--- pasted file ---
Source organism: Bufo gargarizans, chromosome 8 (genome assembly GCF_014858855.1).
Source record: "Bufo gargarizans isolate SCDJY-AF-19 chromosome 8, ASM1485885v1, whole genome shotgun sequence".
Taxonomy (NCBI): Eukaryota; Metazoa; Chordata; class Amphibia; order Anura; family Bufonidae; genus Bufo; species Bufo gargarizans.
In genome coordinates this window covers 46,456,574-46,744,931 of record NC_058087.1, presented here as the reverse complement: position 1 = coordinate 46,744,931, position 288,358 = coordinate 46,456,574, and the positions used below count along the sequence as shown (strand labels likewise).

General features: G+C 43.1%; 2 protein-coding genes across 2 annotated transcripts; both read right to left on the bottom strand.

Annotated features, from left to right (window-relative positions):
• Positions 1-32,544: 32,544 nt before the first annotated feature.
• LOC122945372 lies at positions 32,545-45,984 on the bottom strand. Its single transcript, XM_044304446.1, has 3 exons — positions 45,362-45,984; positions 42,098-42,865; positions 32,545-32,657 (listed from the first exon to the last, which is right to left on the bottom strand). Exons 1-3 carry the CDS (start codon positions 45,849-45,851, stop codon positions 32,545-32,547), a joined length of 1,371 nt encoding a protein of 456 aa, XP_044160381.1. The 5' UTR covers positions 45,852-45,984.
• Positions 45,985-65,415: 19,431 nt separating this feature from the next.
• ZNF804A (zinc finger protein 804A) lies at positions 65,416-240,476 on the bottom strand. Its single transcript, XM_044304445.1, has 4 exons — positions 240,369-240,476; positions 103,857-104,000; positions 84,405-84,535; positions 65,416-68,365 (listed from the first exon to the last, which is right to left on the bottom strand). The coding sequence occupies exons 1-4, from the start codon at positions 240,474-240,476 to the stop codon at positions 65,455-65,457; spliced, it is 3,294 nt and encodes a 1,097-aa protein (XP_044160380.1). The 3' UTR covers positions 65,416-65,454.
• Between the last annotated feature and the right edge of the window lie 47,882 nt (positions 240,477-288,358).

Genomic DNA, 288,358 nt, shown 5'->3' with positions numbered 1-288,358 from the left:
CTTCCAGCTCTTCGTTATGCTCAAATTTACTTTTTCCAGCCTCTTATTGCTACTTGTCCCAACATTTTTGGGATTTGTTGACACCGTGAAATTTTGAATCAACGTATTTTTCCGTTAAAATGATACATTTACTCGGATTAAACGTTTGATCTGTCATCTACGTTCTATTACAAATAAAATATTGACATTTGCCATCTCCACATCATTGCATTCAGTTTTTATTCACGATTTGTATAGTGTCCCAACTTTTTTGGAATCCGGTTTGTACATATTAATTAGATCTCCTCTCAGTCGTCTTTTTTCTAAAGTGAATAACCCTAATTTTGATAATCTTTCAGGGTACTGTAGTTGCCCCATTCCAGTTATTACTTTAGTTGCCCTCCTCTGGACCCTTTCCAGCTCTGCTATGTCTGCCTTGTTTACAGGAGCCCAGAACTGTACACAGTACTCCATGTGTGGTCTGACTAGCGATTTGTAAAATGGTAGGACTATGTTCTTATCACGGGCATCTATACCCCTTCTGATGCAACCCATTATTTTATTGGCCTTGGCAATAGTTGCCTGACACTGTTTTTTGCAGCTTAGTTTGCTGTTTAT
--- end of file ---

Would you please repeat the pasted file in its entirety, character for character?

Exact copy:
Source organism: Bufo gargarizans, chromosome 8 (genome assembly GCF_014858855.1).
Source record: "Bufo gargarizans isolate SCDJY-AF-19 chromosome 8, ASM1485885v1, whole genome shotgun sequence".
Taxonomy (NCBI): Eukaryota; Metazoa; Chordata; class Amphibia; order Anura; family Bufonidae; genus Bufo; species Bufo gargarizans.
In genome coordinates this window covers 46,456,574-46,744,931 of record NC_058087.1, presented here as the reverse complement: position 1 = coordinate 46,744,931, position 288,358 = coordinate 46,456,574, and the positions used below count along the sequence as shown (strand labels likewise).

General features: G+C 43.1%; 2 protein-coding genes across 2 annotated transcripts; both read right to left on the bottom strand.

Annotated features, from left to right (window-relative positions):
• Positions 1-32,544: 32,544 nt before the first annotated feature.
• LOC122945372 lies at positions 32,545-45,984 on the bottom strand. Its single transcript, XM_044304446.1, has 3 exons — positions 45,362-45,984; positions 42,098-42,865; positions 32,545-32,657 (listed from the first exon to the last, which is right to left on the bottom strand). Exons 1-3 carry the CDS (start codon positions 45,849-45,851, stop codon positions 32,545-32,547), a joined length of 1,371 nt encoding a protein of 456 aa, XP_044160381.1. The 5' UTR covers positions 45,852-45,984.
• Positions 45,985-65,415: 19,431 nt separating this feature from the next.
• ZNF804A (zinc finger protein 804A) lies at positions 65,416-240,476 on the bottom strand. Its single transcript, XM_044304445.1, has 4 exons — positions 240,369-240,476; positions 103,857-104,000; positions 84,405-84,535; positions 65,416-68,365 (listed from the first exon to the last, which is right to left on the bottom strand). The coding sequence occupies exons 1-4, from the start codon at positions 240,474-240,476 to the stop codon at positions 65,455-65,457; spliced, it is 3,294 nt and encodes a 1,097-aa protein (XP_044160380.1). The 3' UTR covers positions 65,416-65,454.
• Between the last annotated feature and the right edge of the window lie 47,882 nt (positions 240,477-288,358).

Genomic DNA, 288,358 nt, shown 5'->3' with positions numbered 1-288,358 from the left:
CTTCCAGCTCTTCGTTATGCTCAAATTTACTTTTTCCAGCCTCTTATTGCTACTTGTCCCAACATTTTTGGGATTTGTTGACACCGTGAAATTTTGAATCAACGTATTTTTCCGTTAAAATGATACATTTACTCGGATTAAACGTTTGATCTGTCATCTACGTTCTATTACAAATAAAATATTGACATTTGCCATCTCCACATCATTGCATTCAGTTTTTATTCACGATTTGTATAGTGTCCCAACTTTTTTGGAATCCGGTTTGTACATATTAATTAGATCTCCTCTCAGTCGTCTTTTTTCTAAAGTGAATAACCCTAATTTTGATAATCTTTCAGGGTACTGTAGTTGCCCCATTCCAGTTATTACTTTAGTTGCCCTCCTCTGGACCCTTTCCAGCTCTGCTATGTCTGCCTTGTTTACAGGAGCCCAGAACTGTACACAGTACTCCATGTGTGGTCTGACTAGCGATTTGTAAAATGGTAGGACTATGTTCTTATCACGGGCATCTATACCCCTTCTGATGCAACCCATTATTTTATTGGCCTTGGCAATAGTTGCCTGACACTGTTTTTTGCAGCTTAGTTTGCTGTTTAT